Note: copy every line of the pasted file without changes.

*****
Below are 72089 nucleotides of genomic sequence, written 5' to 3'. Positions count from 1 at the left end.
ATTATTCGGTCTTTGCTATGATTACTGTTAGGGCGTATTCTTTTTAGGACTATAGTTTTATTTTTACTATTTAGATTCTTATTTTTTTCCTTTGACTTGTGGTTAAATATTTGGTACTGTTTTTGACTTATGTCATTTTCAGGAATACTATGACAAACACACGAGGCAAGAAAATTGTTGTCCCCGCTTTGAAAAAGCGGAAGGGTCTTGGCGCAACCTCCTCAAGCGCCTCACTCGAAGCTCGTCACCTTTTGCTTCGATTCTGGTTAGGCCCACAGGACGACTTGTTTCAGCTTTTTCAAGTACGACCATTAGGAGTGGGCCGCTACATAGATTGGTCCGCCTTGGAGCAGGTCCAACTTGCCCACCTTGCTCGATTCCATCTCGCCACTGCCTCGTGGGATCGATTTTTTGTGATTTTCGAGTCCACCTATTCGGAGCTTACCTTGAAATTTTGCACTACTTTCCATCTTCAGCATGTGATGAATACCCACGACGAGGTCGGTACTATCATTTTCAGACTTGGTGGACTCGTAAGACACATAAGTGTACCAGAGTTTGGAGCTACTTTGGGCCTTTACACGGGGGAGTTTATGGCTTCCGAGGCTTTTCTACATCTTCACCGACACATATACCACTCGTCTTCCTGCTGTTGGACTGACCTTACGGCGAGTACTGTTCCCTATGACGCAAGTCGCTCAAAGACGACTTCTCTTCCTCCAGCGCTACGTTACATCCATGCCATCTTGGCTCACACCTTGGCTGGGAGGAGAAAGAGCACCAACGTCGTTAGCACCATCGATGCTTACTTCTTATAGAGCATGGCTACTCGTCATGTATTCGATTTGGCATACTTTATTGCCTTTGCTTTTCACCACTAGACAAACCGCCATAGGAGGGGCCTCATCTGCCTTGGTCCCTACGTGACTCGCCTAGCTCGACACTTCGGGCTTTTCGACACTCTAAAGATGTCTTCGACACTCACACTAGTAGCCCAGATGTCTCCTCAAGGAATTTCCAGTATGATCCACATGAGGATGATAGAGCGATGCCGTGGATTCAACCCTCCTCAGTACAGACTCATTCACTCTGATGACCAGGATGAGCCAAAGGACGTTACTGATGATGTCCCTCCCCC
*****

Below are 72089 nucleotides of genomic sequence, written 5' to 3'. Positions count from 1 at the left end.
ATTATTCGGTCTTTGCTATGATTACTGTTAGGGCGTATTCTTTTTAGGACTATAGTTTTATTTTTACTATTTAGATTCTTATTTTTTTCCTTTGACTTGTGGTTAAATATTTGGTACTGTTTTTGACTTATGTCATTTTCAGGAATACTATGACAAACACACGAGGCAAGAAAATTGTTGTCCCCGCTTTGAAAAAGCGGAAGGGTCTTGGCGCAACCTCCTCAAGCGCCTCACTCGAAGCTCGTCACCTTTTGCTTCGATTCTGGTTAGGCCCACAGGACGACTTGTTTCAGCTTTTTCAAGTACGACCATTAGGAGTGGGCCGCTACATAGATTGGTCCGCCTTGGAGCAGGTCCAACTTGCCCACCTTGCTCGATTCCATCTCGCCACTGCCTCGTGGGATCGATTTTTTGTGATTTTCGAGTCCACCTATTCGGAGCTTACCTTGAAATTTTGCACTACTTTCCATCTTCAGCATGTGATGAATACCCACGACGAGGTCGGTACTATCATTTTCAGACTTGGTGGACTCGTAAGACACATAAGTGTACCAGAGTTTGGAGCTACTTTGGGCCTTTACACGGGGGAGTTTATGGCTTCCGAGGCTTTTCTACATCTTCACCGACACATATACCACTCGTCTTCCTGCTGTTGGACTGACCTTACGGCGAGTACTGTTCCCTATGACGCAAGTCGCTCAAAGACGACTTCTCTTCCTCCAGCGCTACGTTACATCCATGCCATCTTGGCTCACACCTTGGCTGGGAGGAGAAAGAGCACCAACGTCGTTAGCACCATCGATGCTTACTTCTTATAGAGCATGGCTACTCGTCATGTATTCGATTTGGCATACTTTATTGCCTTTGCTTTTCACCACTAGACAAACCGCCATAGGAGGGGCCTCATCTGCCTTGGTCCCTACGTGACTCGCCTAGCTCGACACTTCGGGCTTTTCGACACTCTAAAGATGTCTTCGACACTCACACTAGTAGCCCAGATGTCTCCTCAAGGAATTTCCAGTATGATCCACATGAGGATGATAGAGCGATGCCGTGGATTCAACCCTCCTCAGTACAGACTCATTCACTCTGATGACCAGGATGAGCCAAAGGACGTTACTGATGATGTCCCTCCCCC